From bible bashing to the Broome boom: we reveal Aussie’s latest travel trends

The Bible and the Book of Mormon will be placed in all Starwood, Westin and Sheraton hotel rooms following a drive by Marriott International across its newly-acquired brands.

While the number of hotels offering religious materials has fallen by 16 percent over ten years, and just 15 per cent of Aussies attend church as regularly as once a month, the Mormon-founded group argues: “There are many guests who are not digitally connected who appreciate having one or both of these books available.

“It’s a tradition appreciated by many, objected to by few.”

There could be a call for more holiday reading in the nation’s North west, with Broome enjoying sky-high passenger numbers courtesy of a new QantasLink and state government charter initiative linking it with the West Australian capital.

Traffic on the Perth to Broome air route was the second-fastest growing in Australia for the 2018 financial year, leaping 19 per cent over the previous year according to a CommSec report.

While the growth happened before the charter initiative started this month, observers say the pre-publicity helped travellerfocus on Broome.

CommSec’s chief economist Craig James said: “The state government, domestic tourism authorities, Broome Airport, business groups and the local community have all been instrumental in driving tourist traffic to Broome from Perth and other capital cities over the past year.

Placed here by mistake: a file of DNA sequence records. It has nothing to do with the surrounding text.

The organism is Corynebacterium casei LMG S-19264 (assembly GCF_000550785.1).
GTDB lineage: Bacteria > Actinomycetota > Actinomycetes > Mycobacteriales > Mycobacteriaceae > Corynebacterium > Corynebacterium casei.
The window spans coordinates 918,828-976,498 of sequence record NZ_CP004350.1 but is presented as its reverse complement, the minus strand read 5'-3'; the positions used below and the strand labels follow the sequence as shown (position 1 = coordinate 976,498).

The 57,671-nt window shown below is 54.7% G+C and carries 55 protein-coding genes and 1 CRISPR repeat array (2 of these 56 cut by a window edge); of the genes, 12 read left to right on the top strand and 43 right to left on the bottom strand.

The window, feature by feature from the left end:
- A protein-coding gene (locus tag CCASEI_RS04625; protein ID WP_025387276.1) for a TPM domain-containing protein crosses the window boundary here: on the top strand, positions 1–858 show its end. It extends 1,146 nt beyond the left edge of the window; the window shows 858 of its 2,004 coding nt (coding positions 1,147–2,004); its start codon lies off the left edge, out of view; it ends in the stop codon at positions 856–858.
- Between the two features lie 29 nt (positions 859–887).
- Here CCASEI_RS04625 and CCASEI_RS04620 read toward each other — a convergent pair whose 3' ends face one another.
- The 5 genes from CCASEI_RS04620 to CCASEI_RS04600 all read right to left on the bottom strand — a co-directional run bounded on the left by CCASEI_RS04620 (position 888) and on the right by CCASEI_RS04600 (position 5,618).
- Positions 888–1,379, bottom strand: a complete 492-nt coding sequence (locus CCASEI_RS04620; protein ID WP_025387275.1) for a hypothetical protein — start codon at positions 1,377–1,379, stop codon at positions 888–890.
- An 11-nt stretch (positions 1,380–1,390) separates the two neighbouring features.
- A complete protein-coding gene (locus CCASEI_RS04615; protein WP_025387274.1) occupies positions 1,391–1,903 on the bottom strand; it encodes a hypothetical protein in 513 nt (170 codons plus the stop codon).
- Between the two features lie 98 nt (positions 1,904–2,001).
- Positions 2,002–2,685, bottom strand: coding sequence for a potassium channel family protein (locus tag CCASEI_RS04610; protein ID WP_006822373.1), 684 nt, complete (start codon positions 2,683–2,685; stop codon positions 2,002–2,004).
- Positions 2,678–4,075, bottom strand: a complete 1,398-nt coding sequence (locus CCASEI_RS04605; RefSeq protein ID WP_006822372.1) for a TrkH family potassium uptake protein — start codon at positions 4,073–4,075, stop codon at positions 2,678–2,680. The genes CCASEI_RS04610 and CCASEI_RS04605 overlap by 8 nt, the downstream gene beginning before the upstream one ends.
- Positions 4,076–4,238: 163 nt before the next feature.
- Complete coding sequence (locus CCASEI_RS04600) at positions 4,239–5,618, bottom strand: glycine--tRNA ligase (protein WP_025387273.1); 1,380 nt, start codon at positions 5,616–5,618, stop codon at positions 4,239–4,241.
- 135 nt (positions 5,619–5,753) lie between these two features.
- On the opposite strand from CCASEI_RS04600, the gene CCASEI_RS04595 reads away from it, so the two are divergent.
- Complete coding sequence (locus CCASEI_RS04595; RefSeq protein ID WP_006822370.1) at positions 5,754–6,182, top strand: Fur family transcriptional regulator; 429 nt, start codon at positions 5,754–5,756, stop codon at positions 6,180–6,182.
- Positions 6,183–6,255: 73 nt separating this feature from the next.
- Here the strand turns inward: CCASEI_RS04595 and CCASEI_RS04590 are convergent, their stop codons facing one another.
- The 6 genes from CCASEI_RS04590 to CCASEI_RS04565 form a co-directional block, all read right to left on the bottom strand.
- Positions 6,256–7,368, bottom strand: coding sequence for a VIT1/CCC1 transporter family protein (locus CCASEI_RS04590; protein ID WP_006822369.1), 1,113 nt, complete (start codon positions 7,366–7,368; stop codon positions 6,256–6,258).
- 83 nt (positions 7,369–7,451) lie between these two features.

“The turnaround in the Broome to Perth route was especially remarkable with the rolling annual total of passengers hitting nine-year lows in May 2017.”

The pearl-diving capital is perfectly placed to cash in on a surge in family travel identified by new research from Agoda.

The survey found some 71 percent of Aussies travelled with their parents and children in the past year, eight percent with extended family and 20 percent with grandparents and/or grandchildren.

On average, Aussie travellers went on two family getaways over the year, the most popular length of stay being four to seven nights.

On those trips, Aussies say they looked forward to spending quality time with family (67 percent) almost as much as relaxing (69 percent) and even more than escaping routine (61 percent).

What did we worry about while away? Falling sick was top of the list, followed by substandard accommodation and arguments – although none scored very high on the concern-o-meter.

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